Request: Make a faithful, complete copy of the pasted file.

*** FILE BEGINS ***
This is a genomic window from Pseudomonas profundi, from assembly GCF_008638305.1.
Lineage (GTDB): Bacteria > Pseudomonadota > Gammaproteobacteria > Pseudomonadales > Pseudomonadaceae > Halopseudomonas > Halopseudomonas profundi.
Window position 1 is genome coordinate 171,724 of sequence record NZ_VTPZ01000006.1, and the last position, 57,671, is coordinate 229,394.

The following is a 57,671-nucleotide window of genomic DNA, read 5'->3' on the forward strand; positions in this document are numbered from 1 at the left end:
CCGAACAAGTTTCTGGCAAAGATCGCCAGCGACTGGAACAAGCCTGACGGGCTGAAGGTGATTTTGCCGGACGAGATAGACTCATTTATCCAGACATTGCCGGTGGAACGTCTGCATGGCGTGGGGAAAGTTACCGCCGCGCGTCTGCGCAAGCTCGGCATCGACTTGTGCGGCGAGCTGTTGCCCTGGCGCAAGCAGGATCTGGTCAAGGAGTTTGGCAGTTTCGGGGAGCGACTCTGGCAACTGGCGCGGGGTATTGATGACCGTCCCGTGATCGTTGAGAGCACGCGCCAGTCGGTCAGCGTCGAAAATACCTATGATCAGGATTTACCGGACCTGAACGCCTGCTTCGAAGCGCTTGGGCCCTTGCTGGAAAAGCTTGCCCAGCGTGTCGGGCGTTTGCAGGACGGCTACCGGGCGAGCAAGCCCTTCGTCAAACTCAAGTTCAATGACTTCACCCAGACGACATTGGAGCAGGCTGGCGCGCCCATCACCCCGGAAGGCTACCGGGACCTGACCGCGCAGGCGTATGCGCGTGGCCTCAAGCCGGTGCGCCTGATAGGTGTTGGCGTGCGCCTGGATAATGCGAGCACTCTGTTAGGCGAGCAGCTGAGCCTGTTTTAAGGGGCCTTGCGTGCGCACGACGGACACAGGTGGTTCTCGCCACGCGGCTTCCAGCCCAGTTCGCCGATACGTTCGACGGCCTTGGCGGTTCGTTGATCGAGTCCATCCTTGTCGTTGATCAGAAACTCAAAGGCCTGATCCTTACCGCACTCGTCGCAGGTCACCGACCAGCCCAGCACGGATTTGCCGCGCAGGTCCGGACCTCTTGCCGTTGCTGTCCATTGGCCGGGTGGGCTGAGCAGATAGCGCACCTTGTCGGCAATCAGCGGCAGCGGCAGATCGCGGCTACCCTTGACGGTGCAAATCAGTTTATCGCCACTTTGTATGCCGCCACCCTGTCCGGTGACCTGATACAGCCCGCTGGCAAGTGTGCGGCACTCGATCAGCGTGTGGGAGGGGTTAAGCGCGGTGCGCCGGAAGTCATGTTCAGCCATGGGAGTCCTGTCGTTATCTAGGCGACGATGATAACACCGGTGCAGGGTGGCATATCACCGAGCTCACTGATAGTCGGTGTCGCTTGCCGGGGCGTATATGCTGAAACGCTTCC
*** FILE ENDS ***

This is a genomic window from Pseudomonas profundi, from assembly GCF_008638305.1.
Lineage (GTDB): Bacteria > Pseudomonadota > Gammaproteobacteria > Pseudomonadales > Pseudomonadaceae > Halopseudomonas > Halopseudomonas profundi.
Window position 1 is genome coordinate 171,724 of sequence record NZ_VTPZ01000006.1, and the last position, 57,671, is coordinate 229,394.

The following is a 57,671-nucleotide window of genomic DNA, read 5'->3' on the forward strand; positions in this document are numbered from 1 at the left end:
CCGAACAAGTTTCTGGCAAAGATCGCCAGCGACTGGAACAAGCCTGACGGGCTGAAGGTGATTTTGCCGGACGAGATAGACTCATTTATCCAGACATTGCCGGTGGAACGTCTGCATGGCGTGGGGAAAGTTACCGCCGCGCGTCTGCGCAAGCTCGGCATCGACTTGTGCGGCGAGCTGTTGCCCTGGCGCAAGCAGGATCTGGTCAAGGAGTTTGGCAGTTTCGGGGAGCGACTCTGGCAACTGGCGCGGGGTATTGATGACCGTCCCGTGATCGTTGAGAGCACGCGCCAGTCGGTCAGCGTCGAAAATACCTATGATCAGGATTTACCGGACCTGAACGCCTGCTTCGAAGCGCTTGGGCCCTTGCTGGAAAAGCTTGCCCAGCGTGTCGGGCGTTTGCAGGACGGCTACCGGGCGAGCAAGCCCTTCGTCAAACTCAAGTTCAATGACTTCACCCAGACGACATTGGAGCAGGCTGGCGCGCCCATCACCCCGGAAGGCTACCGGGACCTGACCGCGCAGGCGTATGCGCGTGGCCTCAAGCCGGTGCGCCTGATAGGTGTTGGCGTGCGCCTGGATAATGCGAGCACTCTGTTAGGCGAGCAGCTGAGCCTGTTTTAAGGGGCCTTGCGTGCGCACGACGGACACAGGTGGTTCTCGCCACGCGGCTTCCAGCCCAGTTCGCCGATACGTTCGACGGCCTTGGCGGTTCGTTGATCGAGTCCATCCTTGTCGTTGATCAGAAACTCAAAGGCCTGATCCTTACCGCACTCGTCGCAGGTCACCGACCAGCCCAGCACGGATTTGCCGCGCAGGTCCGGACCTCTTGCCGTTGCTGTCCATTGGCCGGGTGGGCTGAGCAGATAGCGCACCTTGTCGGCAATCAGCGGCAGCGGCAGATCGCGGCTACCCTTGACGGTGCAAATCAGTTTATCGCCACTTTGTATGCCGCCACCCTGTCCGGTGACCTGATACAGCCCGCTGGCAAGTGTGCGGCACTCGATCAGCGTGTGGGAGGGGTTAAGCGCGGTGCGCCGGAAGTCATGTTCAGCCATGGGAGTCCTGTCGTTATCTAGGCGACGATGATAACACCGGTGCAGGGTGGCATATCACCGAGCTCACTGATAGTCGGTGTCGCTTGCCGGGGCGTATATGCTGAAACGCTTCC